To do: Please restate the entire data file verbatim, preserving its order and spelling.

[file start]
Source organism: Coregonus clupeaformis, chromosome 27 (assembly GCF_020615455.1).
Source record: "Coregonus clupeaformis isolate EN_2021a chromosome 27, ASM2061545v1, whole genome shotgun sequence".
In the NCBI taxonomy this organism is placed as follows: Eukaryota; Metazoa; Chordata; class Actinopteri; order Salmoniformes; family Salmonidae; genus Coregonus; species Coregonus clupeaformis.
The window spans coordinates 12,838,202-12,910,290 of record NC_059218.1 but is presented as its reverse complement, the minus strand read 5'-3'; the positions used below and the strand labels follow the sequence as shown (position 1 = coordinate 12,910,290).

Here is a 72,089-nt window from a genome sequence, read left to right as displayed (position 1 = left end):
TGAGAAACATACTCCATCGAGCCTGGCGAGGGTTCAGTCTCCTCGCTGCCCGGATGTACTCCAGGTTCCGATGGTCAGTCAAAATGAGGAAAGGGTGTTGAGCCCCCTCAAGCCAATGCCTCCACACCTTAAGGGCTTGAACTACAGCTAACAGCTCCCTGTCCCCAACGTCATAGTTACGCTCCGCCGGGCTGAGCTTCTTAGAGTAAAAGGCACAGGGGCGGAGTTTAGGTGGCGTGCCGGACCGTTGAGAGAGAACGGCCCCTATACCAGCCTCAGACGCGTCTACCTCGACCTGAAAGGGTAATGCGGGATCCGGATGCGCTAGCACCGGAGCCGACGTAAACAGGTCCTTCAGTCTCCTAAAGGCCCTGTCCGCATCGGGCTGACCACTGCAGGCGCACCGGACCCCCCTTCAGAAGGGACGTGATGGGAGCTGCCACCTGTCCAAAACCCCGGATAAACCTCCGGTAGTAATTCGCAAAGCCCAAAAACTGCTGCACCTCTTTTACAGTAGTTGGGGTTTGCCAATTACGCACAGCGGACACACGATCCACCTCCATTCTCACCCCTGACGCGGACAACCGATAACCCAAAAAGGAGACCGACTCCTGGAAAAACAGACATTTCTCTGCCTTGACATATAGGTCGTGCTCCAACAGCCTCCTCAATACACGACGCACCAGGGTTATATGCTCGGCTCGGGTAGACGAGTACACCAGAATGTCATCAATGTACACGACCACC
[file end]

Source organism: Coregonus clupeaformis, chromosome 27 (assembly GCF_020615455.1).
Source record: "Coregonus clupeaformis isolate EN_2021a chromosome 27, ASM2061545v1, whole genome shotgun sequence".
In the NCBI taxonomy this organism is placed as follows: Eukaryota; Metazoa; Chordata; class Actinopteri; order Salmoniformes; family Salmonidae; genus Coregonus; species Coregonus clupeaformis.
The window spans coordinates 12,838,202-12,910,290 of record NC_059218.1 but is presented as its reverse complement, the minus strand read 5'-3'; the positions used below and the strand labels follow the sequence as shown (position 1 = coordinate 12,910,290).

Here is a 72,089-nt window from a genome sequence, read left to right as displayed (position 1 = left end):
TGAGAAACATACTCCATCGAGCCTGGCGAGGGTTCAGTCTCCTCGCTGCCCGGATGTACTCCAGGTTCCGATGGTCAGTCAAAATGAGGAAAGGGTGTTGAGCCCCCTCAAGCCAATGCCTCCACACCTTAAGGGCTTGAACTACAGCTAACAGCTCCCTGTCCCCAACGTCATAGTTACGCTCCGCCGGGCTGAGCTTCTTAGAGTAAAAGGCACAGGGGCGGAGTTTAGGTGGCGTGCCGGACCGTTGAGAGAGAACGGCCCCTATACCAGCCTCAGACGCGTCTACCTCGACCTGAAAGGGTAATGCGGGATCCGGATGCGCTAGCACCGGAGCCGACGTAAACAGGTCCTTCAGTCTCCTAAAGGCCCTGTCCGCATCGGGCTGACCACTGCAGGCGCACCGGACCCCCCTTCAGAAGGGACGTGATGGGAGCTGCCACCTGTCCAAAACCCCGGATAAACCTCCGGTAGTAATTCGCAAAGCCCAAAAACTGCTGCACCTCTTTTACAGTAGTTGGGGTTTGCCAATTACGCACAGCGGACACACGATCCACCTCCATTCTCACCCCTGACGCGGACAACCGATAACCCAAAAAGGAGACCGACTCCTGGAAAAACAGACATTTCTCTGCCTTGACATATAGGTCGTGCTCCAACAGCCTCCTCAATACACGACGCACCAGGGTTATATGCTCGGCTCGGGTAGACGAGTACACCAGAATGTCATCAATGTACACGACCACC